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Earth Made of Glass

John Barnes

Average Review Rating Average Rating 4/10 ( Review)
Book Details

Publisher : Orion

Published : 1998

Copyright : John Barnes 1998

ISBN-10 : HB 1-85798-465-X
ISBN-13 : HB 978-1-85798-465-1

Publisher's Write-Up

The stunning sequel to the Arthur C Clarke and Nebula Award nominated A Million Open Doors...

At the furthest reaches of the galaxv exist the Thousand Cultures, societies scattered across 31 inhabited worlds in 25 star systems. The Inner Complex - which includes Earth - has been able to exert control over the Thousand Cultures because it contains 90% of all human population and because all traffic must pass through it. But humanitv is expanding and the complexes are beginning to fight over access to the frontier worlds. At the frontline - Quidde, base of Chaka Home: a culture based on a Millenialist black American sect claiming spiritual descent from Chaka Zulu's armv - Giraut and Margaret must prevent the outbreak of a repeat of ancient history: a war of hatred as three cultural factions threaten a struggle with echoes of the bloodiest geno.ides of the 20th century.

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Reader Reviews

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Review by Nigel (300800) Rating (4/10)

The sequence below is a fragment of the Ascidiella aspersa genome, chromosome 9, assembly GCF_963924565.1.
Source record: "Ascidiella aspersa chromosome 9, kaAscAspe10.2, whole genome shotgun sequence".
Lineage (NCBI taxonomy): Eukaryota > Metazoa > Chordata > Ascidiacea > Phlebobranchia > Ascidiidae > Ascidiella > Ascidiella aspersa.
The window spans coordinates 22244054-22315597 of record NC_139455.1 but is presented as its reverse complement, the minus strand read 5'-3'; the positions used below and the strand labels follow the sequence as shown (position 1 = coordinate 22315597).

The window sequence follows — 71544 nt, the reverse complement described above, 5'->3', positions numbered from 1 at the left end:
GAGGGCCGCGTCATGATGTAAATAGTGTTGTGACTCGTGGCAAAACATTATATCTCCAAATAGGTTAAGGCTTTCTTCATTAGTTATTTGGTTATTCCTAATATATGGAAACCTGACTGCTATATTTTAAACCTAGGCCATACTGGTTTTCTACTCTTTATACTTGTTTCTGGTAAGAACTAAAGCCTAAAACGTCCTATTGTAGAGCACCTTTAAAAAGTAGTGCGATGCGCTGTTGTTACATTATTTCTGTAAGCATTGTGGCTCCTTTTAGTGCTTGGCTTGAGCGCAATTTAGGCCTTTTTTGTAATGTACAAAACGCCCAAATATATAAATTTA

Review by Nigel
Rating 4/10
This is the sequel to A Million Open Doors, which sees the same characters a decade later working for the Council of Humanity trying to establish a single Interstella Human Culture.

They are sent to one of the last cultures to be re-united with earth where the task of integrating the worlds inhabitants to the bigger and better Thousand Cultures (1200 actually:) seems impossible.

I was looking forward to this novel. Having just finished A Million Open Doors I had that feeling of loss you get at the end of a book when you want to know what happens next with the characters (it isn't only me is it?).

It didn't last long. The book seems to have no real purpose and the constant moaning about lost youth and the onset of their middle age, with nothing really achieved, gets on your nerves after a bit... hmmmmm.

Shame, as the potential is vast. All I can say is at the end of this one I really didn't care what happened next to any of them.
Nigel (30th August 2000)

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